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Consumption patterns of food, tobacco and beverages: a cross-country analysis

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  • S. Selvanathan
  • E. A. Selvanathan

Abstract

This study considers the consumption patterns of food, tobacco, soft drinks, and alcohol in 43 developed and developing countries. Such an analysis is important for policy issues associated with tobacco, alcohol, and soft drinks. The results show that consumers in the developing countries spend a much higher proportion of their income on food than consumers in developed countries. The proportion of expenditure allocated to the other three commodities, tobacco, alcohol, and soft drinks, are similar in the two groups of countries. On average, people around the world allocate about one quarter of their income on food, 2.6% on tobacco, 3.2% on alcohol and 1.2% on soft drinks. The income elasticity estimates reveal that food is a necessity in most countries, while tobacco and alcohol are necessities in most of the developed countries and luxuries in a majority of developing countries. Soft drinks are a luxury in a majority of the developing as well as the developed countries. The own-price elasticities show that demand for all four commodities is price inelastic in all countries.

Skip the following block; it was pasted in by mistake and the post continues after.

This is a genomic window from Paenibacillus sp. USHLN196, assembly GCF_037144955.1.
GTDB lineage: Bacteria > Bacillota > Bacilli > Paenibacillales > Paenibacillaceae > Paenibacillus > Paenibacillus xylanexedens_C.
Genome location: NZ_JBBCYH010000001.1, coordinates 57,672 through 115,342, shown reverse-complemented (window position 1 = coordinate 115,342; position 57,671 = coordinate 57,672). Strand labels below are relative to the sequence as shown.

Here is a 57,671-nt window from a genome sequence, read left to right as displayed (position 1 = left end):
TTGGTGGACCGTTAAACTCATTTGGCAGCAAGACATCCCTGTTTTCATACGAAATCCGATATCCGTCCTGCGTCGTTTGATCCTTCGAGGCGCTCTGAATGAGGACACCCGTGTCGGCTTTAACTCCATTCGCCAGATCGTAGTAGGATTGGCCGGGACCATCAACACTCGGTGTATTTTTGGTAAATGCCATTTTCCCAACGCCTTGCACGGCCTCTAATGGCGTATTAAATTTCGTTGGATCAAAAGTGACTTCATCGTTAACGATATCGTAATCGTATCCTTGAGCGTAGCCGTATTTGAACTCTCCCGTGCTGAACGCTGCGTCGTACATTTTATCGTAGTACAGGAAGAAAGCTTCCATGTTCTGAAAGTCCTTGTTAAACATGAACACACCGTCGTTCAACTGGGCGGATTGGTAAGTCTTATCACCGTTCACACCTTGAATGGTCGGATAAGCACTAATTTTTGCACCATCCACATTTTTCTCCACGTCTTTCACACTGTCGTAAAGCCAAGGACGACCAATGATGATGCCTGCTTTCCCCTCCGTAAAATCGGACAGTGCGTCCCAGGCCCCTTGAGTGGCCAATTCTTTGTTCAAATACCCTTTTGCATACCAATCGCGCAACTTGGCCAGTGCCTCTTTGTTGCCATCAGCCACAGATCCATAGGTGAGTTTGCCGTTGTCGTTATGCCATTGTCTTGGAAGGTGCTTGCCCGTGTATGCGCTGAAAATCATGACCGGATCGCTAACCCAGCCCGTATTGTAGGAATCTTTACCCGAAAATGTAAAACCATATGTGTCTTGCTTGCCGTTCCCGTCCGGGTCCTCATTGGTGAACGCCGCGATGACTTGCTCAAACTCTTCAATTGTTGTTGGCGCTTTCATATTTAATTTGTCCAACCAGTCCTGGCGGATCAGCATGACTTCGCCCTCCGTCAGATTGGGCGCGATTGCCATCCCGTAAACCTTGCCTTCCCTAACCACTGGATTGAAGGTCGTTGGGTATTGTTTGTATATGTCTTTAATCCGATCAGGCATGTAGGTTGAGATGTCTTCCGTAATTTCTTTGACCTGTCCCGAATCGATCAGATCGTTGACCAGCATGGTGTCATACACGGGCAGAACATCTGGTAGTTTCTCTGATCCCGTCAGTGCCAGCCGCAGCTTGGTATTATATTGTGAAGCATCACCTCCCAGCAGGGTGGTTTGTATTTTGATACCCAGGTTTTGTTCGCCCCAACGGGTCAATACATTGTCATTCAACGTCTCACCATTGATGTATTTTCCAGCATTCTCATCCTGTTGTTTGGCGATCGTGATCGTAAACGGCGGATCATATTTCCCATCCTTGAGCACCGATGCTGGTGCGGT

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Bibliographic Info

Article provided by Taylor & Francis Journals in its journal Applied Economics.

Volume (Year): 38 (2006)
Issue (Month): 13 ()
Pages: 1567-1584

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Handle: RePEc:taf:applec:v:38:y:2006:i:13:p:1567-1584

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  1. Selvanathan, Saroja, 1987. "A Monte Carlo test of preference independence," Economics Letters, Elsevier, vol. 25(3), pages 259-261.
  2. Laitinen, Kenneth, 1978. "Why is demand homogeneity so often rejected?," Economics Letters, Elsevier, vol. 1(3), pages 187-191.
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Cited by:
  1. Darwin Cortes & Jorge Perez, 2010. "El Consumo de los Hogares Colombianos, 2006-2007: Estimación de Sistemas de Demanda," REVISTA DESARROLLO Y SOCIEDAD, UNIVERSIDAD DE LOS ANDES-CEDE.
  2. Jon P. Nelson, 2013. "Does Heavy Drinking by Adults Respond to Higher Alcohol Prices and Taxes? A Survey and Assessment," Economic Analysis and Policy (EAP), Queensland University of Technology (QUT), School of Economics and Finance, vol. 43(3), pages 265-291, December.

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